It's a dog's life
Looking after your dogs teeth
For reasons best kept to within the four walls of the Pearson household, Tilly the miniature dachshund is coming with us on our summer holiday to France this year. It's a bit of a mammoth logistic affair involving Barbara our camper van, bicycles and a river boat but we are all very much looking forward to some time off and a chance to practice our pidgin French. Tilly is very used to riding around in a basket on the front of Em's bike and we have bought her the dinkiest life jacket so she all should be fine and dandy as long as we can find a vet to worm her apparently just before we return to dear old Blighty (Does anyone know how to say 'please can you worm my dog' in French, by the way?!).
So in preparation for the big trip or 'grandes vacances' as they say in France, we have purchased the additional hi-vis jackets and alcohol tests and got Tilly a Passport. It was whilst we were at the Vet that they gave us some freebie Dentastix which included a handy guide to looking after your dog's teeth. Ben is often asked if as a 'human' dentist he can deal with animals as well and the answer is no. Apparently veterinary dentistry is a completely different ball game and they even have their own website where you can have all your pet dentistry questions answered.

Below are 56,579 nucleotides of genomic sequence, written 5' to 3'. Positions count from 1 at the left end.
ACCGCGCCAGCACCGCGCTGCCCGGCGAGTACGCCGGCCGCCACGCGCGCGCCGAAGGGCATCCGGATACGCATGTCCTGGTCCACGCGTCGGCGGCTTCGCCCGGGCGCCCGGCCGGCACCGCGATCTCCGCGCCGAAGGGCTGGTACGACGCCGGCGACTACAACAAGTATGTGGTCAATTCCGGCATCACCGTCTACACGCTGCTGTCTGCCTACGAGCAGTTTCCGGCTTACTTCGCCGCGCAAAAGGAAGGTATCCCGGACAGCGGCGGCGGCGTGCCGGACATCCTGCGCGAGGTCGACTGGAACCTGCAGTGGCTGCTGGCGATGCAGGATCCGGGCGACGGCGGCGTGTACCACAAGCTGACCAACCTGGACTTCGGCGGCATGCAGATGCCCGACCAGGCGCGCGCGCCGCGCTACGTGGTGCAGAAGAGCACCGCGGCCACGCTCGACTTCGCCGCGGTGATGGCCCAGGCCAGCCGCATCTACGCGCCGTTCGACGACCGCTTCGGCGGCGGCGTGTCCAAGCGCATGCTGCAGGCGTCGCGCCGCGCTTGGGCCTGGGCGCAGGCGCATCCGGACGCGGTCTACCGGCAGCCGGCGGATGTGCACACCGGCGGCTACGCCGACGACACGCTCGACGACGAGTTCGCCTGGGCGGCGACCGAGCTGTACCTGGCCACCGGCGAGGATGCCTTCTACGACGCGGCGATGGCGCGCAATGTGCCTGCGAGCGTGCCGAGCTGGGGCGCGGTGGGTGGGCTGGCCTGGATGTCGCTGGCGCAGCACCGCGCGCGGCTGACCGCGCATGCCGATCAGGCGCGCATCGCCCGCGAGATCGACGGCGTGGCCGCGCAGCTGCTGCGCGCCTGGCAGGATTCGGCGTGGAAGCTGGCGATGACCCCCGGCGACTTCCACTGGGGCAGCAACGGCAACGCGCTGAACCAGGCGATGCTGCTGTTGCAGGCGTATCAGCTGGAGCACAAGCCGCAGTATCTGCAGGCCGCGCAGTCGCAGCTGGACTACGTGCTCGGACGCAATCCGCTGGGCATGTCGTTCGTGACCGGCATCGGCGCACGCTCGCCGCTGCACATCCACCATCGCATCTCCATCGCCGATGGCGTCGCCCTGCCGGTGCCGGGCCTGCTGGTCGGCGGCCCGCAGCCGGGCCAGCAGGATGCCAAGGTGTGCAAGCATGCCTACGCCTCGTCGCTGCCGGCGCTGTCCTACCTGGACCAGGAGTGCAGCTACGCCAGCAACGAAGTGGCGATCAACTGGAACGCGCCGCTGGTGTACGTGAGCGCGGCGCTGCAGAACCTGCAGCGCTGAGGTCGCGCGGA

Anyway the Dentastix had some very interesting information - "Shockingly 4 out of 5 dogs over the age of 3 experience gum disease and despite this 90% of owners think their dog's teeth and gums are healthy. Dental problems in pets are often overlooked and can lead to significant health problems. For gum disease prevention is much better than cure...It's never too late to get started with any pet. Remember that because our pets don't complain, that does not necessarily mean all is well."
It's the same with us humans - 83% of the adult population have gum disease in some form, prevention is better than cure and it's never too late to get started. Just because no one sees you spit blood into the sink doesn't mean you can just ignore it. Next time your Vet suggests your pet needs some dental care perhaps it's worth getting your own mouth checked out as well?